Learning to communicate

Friday February 10, 2006

Michael Ventura said that regardless what Joseph Smallwood really is, his discussion of the Georgia campaign reveals him as a first-class strategist, and I have to agree. It feels funny, now, to speak of you in the third person!

Just as well for you to start remembering we’re all around you. But work now. We can talk any time.

Saturday, February 11, 2006

Well, Mr. Smallwood, it feels funny now when you and I go a while without talking. Funnier yet in that I rarely if ever know what I want to talk about, but your subject matter hasn’t bored me yet.

No, well, you see one more advantage of either being on this side or opening your being to communication with this side. How else would you communicate with Abraham Lincoln?

How indeed, a great honor. One – oddly – I don’t even particularly doubt the reality of, despite the fact that I know this gives you and the guys in general a great opportunity for jokes. Yet asking sarcastically “how do you know that Lincoln exists” doesn’t really touch anything, for the question could easily be – how do I know that he is what he purports to be? That is, how do I know that I am not imagining, not Mr. Lincoln, but contact with Mr. Lincoln? And it would remain an open question, because I doubt it could be proved. I have always had extreme skepticism of people purporting to channel famous people.

So – given that I am willing to take on faith the reality of the contact – can you tell me either what his is building toward (beyond expanded access itself as a learned skill) or what I should speak to next?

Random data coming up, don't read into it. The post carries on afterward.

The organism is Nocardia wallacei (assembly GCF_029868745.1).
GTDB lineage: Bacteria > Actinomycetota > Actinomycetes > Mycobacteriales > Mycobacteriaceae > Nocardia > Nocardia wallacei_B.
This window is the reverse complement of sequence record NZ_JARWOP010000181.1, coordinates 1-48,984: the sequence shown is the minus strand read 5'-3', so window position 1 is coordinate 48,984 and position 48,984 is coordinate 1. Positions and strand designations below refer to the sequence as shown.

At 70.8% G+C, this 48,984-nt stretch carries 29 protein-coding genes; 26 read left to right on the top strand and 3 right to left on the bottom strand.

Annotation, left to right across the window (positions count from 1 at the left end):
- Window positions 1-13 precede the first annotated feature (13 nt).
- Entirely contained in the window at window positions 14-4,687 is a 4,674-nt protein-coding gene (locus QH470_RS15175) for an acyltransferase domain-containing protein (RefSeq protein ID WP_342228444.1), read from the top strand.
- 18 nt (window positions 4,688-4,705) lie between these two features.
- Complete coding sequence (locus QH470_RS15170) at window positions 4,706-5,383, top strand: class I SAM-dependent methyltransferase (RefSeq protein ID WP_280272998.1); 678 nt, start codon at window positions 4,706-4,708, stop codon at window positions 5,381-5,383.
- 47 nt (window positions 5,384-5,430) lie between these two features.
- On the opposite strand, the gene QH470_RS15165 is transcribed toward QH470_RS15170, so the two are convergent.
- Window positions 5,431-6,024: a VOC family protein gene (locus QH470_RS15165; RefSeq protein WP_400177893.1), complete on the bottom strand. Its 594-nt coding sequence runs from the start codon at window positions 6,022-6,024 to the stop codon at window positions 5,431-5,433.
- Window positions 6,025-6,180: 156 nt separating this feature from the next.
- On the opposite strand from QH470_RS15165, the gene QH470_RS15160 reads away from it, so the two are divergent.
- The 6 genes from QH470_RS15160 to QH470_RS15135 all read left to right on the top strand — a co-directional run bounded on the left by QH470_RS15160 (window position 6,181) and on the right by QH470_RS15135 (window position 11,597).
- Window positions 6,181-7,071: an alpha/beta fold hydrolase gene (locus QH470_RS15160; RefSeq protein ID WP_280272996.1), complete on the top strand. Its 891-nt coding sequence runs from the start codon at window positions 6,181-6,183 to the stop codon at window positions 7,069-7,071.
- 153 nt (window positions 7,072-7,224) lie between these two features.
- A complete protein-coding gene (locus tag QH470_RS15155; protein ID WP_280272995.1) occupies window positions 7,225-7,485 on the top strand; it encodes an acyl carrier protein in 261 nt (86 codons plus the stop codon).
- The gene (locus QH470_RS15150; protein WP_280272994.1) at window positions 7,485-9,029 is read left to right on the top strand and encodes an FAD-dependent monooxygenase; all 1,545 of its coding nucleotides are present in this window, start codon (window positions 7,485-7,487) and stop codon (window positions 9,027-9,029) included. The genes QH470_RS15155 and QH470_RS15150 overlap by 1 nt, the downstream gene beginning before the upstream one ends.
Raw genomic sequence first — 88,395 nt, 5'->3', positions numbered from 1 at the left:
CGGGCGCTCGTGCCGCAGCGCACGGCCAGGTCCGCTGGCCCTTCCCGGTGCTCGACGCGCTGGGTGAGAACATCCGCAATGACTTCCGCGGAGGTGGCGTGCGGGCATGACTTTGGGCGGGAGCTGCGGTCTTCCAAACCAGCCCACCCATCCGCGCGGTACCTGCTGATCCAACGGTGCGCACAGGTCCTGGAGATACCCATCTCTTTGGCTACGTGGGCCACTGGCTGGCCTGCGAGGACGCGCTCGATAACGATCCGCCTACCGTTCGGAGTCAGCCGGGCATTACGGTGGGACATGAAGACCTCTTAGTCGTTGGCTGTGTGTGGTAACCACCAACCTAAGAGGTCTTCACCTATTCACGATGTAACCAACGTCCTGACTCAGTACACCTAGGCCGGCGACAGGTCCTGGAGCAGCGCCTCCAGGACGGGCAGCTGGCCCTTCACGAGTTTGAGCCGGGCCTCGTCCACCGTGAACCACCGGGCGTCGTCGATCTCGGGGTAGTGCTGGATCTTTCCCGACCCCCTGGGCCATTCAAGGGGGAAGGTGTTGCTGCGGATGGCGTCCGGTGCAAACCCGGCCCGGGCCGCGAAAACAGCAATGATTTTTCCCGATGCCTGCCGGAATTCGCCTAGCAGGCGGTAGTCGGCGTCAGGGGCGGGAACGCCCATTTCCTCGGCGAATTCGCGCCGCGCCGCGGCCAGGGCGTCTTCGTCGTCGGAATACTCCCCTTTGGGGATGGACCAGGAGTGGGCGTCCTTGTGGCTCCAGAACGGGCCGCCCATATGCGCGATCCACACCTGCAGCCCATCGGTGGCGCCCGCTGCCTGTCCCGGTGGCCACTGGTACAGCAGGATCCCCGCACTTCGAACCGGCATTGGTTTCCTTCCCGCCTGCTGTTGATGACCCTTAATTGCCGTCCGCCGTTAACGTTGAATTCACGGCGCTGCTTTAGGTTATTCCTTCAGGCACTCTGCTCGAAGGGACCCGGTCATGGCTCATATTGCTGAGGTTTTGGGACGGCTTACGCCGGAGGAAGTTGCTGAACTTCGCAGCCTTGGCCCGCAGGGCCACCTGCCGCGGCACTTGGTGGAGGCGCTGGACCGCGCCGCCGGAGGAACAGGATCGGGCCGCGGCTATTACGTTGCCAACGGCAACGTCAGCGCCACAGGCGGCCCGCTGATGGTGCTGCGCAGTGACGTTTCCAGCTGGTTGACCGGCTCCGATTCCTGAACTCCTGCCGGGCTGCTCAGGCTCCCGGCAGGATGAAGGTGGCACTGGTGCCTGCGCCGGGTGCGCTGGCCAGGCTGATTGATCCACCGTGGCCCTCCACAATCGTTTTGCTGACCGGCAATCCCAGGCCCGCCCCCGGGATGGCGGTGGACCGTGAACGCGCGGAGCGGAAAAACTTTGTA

As we said earlier, the end in view will emerge in time. Meanwhile, continue traveling hopefully.

And so?

You are pretty tired. Are you sure you are up for this?

Depends, doesn’t it, on how interesting the material.

Better to wait, probably. Pace yourself.

Sunday February 12, 2006

Dad’s 91st.

Mr. Lincoln’s 197th.

Happy birthday, Mr. Lincoln and Mr. DeMarco

Tuesday, February 14, 2006

(7 a.m.) All right, gentlemen, it is early morning, I have no distracting obligations, and no plan, so you’re on, whichever of you would like center stage.

You notice the slight nervousness, like a bird about to flit from one limb to another, or one tree to another? There is often that in your mind still, though not nearly as much as when it was unsuspected because an unending background noise.

You look at the snow, see the patterns, think of right-brain recognition instead of left-brain logic; think of Thoreau’s New England, everyday life, describing everyday life – your preferred mode of cognition is associative rather than logical and this can be a powerful tool when well used. As Colin Wilson’s work should reveal. This is what he taught you, or modeled for you.

3 thoughts on “Learning to communicate

  1. I really like Smallwood. There’s a dignity and even elegance about him that says integrity.
    I also like “your preferred mode of cognition is associative rather than logical and this can be a powerful tool when well used.” That resonated for me.
    Thanks for these posts. They’ve been very helpful to me.

  2. Frank,
    The line “associative rather than logical … can be a powerful tool when well used” caught my attention, in relation to the line (in the previous post) “thinking [assume they mean linear/logical] … is sometimes a good thing and sometimes not so good.” “Sometimes not so good” indeed! 🙂

    I’m finding these (seemingly minor) post very valuable/useful. My personality comes from the logical/rational side; having a chance to compare my progress/development with one less based on ‘thinking’ shows me a lot.
    Jim

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